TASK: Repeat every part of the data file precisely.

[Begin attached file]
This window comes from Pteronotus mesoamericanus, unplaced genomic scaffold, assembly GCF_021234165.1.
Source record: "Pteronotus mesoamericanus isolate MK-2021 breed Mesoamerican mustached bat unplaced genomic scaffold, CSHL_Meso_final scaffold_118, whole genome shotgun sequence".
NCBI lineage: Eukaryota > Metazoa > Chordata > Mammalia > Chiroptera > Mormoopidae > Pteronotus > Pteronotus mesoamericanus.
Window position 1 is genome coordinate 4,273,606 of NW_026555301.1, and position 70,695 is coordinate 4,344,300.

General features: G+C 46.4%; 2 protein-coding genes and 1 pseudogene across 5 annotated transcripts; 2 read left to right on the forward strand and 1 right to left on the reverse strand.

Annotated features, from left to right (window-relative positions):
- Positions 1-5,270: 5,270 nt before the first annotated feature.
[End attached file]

This window comes from Pteronotus mesoamericanus, unplaced genomic scaffold, assembly GCF_021234165.1.
Source record: "Pteronotus mesoamericanus isolate MK-2021 breed Mesoamerican mustached bat unplaced genomic scaffold, CSHL_Meso_final scaffold_118, whole genome shotgun sequence".
NCBI lineage: Eukaryota > Metazoa > Chordata > Mammalia > Chiroptera > Mormoopidae > Pteronotus > Pteronotus mesoamericanus.
Window position 1 is genome coordinate 4,273,606 of NW_026555301.1, and position 70,695 is coordinate 4,344,300.

General features: G+C 46.4%; 2 protein-coding genes and 1 pseudogene across 5 annotated transcripts; 2 read left to right on the forward strand and 1 right to left on the reverse strand.

Annotated features, from left to right (window-relative positions):
- Positions 1-5,270: 5,270 nt before the first annotated feature.